County, City Keep An Eye On Vaccination Process
Nearly 3% of county residents have received the COVID-19 vaccine, according to data released by the Chautauqua County Department of Health.
Roughly 3,500 people have received their first dose of the vaccine while 162 have received the second dose.
Transit employees, grocery clerks, teachers, police officers, firefighters and others became eligible to get the vaccine Monday as the state opened up registration to those in category 1b.
“I want to be clear that there is still the 1a phase that needs to be completed,” Jamestown Mayor Eddie Sundquist told The Post-Journal, noting that city employees and EMTs have started receiving their vaccination.
“We still have to go through another round of a booster shot,” he said. “Just on Friday, the governor announced that we’re moving into the next phase and so there have been a lot of challenges as to how we roll this out and the lag time between now and when we can receive it.”
Sundquist is a member of the Western New York regional control room, chaired by Lt. Gov. Kathy Hochul.
“Other mayors and county officials in our control room are just trying to figure out how to roll it out,” Sundquist said. “We’re just trying to find how vaccine dosage will get here, and how to effectively get it out to those that are in that 1b.”
Meanwhile, Cecil Miller, UPMC Chautauqua vice president of operations, said the hospital’s priority currently is frontline healthcare workers.
“Once that priority population has been vaccinated we will wait for guidance from the state for opening up to 1b,” he said. “We were not given an allocation this week so we currently have no vaccine clinics scheduled.”
In neighboring Cattaraugus County, a vaccine clinic has opened up at the Cutco Magnano Theater at Jamestown Community College’s Olean campus at 260 N. Union St. Appointments can be made from 1 to 5 p.m. Monday through Friday and one must visit covid19vaccine.health.ny.gov to see if he or she is eligible prior to scheduling an appointment. Printed proof of both the eligibility and the registration must be presented at the appointment.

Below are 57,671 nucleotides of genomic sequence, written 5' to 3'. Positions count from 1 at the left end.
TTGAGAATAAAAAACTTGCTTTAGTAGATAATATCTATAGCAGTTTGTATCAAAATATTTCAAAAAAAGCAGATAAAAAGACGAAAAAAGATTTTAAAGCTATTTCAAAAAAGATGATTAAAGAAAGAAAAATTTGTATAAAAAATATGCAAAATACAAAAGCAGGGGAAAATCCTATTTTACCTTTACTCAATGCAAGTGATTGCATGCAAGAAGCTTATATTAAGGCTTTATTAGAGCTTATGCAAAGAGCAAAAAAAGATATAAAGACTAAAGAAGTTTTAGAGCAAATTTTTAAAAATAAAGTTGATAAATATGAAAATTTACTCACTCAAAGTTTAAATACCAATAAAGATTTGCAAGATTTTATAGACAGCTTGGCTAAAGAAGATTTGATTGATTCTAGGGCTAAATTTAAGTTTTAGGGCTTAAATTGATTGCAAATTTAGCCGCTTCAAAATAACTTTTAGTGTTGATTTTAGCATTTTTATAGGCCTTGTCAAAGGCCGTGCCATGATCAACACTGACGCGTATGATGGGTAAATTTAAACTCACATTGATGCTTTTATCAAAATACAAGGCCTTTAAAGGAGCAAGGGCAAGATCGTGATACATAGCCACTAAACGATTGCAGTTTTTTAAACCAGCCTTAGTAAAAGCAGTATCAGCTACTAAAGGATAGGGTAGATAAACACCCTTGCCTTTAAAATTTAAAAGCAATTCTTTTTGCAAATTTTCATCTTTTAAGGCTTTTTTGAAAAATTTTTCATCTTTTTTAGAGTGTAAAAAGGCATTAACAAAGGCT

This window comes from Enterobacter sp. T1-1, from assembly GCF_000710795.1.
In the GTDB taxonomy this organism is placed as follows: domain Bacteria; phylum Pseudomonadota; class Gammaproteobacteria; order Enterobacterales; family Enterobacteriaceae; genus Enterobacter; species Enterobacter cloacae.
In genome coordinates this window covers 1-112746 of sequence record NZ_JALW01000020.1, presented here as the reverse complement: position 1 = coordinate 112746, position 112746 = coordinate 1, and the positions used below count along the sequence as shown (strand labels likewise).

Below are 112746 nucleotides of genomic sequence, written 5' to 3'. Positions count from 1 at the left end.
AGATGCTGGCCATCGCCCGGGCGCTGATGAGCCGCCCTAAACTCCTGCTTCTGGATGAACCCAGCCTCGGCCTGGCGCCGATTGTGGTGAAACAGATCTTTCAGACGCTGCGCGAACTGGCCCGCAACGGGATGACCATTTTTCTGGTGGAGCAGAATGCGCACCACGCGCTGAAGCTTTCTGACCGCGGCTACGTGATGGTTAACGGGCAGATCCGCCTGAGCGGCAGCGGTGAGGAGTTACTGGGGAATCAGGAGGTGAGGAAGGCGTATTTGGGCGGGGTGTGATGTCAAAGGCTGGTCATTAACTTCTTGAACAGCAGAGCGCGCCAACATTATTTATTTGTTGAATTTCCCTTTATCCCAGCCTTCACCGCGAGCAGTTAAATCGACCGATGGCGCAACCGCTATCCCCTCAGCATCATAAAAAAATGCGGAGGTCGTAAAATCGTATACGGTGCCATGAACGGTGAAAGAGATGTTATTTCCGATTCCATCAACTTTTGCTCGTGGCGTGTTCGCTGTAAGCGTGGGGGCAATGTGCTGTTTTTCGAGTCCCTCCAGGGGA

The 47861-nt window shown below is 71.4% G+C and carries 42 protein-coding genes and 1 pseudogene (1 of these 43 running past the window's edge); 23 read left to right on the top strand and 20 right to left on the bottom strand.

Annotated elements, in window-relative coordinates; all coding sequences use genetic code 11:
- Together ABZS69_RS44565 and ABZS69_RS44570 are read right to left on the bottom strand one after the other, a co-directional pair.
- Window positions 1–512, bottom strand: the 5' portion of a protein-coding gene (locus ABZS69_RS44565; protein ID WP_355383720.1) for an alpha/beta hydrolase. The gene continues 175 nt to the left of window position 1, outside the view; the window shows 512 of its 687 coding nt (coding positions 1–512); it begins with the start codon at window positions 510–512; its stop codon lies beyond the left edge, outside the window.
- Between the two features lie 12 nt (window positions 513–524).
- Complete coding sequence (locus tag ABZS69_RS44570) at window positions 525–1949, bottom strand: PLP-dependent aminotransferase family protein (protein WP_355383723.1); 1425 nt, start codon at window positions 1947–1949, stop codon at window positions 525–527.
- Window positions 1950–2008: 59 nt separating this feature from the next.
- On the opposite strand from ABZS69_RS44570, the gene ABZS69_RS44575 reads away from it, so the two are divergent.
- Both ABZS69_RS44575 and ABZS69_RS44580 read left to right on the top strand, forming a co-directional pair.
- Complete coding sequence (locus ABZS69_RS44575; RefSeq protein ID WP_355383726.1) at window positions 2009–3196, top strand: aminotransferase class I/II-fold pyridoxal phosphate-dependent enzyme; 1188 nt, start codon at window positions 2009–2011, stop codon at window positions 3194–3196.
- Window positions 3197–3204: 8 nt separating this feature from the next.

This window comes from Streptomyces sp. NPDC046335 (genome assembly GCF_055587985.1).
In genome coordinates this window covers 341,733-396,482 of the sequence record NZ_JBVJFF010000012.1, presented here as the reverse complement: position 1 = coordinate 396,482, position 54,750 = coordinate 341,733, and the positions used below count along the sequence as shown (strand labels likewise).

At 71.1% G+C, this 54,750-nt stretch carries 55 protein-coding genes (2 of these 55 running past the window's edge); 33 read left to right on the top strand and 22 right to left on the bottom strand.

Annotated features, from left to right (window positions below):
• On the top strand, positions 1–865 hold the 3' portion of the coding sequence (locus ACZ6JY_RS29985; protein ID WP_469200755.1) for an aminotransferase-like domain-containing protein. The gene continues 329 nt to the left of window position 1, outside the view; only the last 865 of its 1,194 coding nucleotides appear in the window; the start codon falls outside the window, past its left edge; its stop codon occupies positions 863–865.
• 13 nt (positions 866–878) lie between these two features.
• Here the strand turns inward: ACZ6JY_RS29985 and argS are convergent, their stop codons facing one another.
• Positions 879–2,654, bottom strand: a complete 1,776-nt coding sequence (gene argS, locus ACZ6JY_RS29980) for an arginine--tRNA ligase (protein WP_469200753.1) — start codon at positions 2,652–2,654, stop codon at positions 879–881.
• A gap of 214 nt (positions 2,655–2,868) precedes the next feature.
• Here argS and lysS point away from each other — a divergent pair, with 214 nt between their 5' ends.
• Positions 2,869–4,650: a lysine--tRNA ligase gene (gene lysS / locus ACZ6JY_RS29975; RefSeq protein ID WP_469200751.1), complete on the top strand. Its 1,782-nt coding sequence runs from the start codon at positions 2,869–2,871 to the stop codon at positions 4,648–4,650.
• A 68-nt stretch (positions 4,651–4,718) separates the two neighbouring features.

New York state expanded eligibility for the COVID-19 vaccine again to allow anyone over age 65 to get it, Gov. Andrew Cuomo announced Tuesday. The governor said the state’s following new federal guidance, which now means more than one out of three New Yorkers are eligible to get vaccinated.
The federal government will also no longer hold back required second doses of the Pfizer-BioNTech and Moderna vaccines, a move expected to practically double supply.
Cuomo has warned that it will take six months to vaccinate 7 million New Yorkers, less than half of the state’s 19 million residents, if the state keeps only receiving 300,000 vaccine doses a week. He said it was unclear as of Tuesday morning how the federal government’s new move would impact New York’s weekly allocations.
The original U.S. Centers for Disease Control and Prevention guidelines called on states to prioritize people aged 75 and older, and frontline essential workers in the second phase of the vaccine rollout.
Eric Tichy and The Associated Press contributed to this story.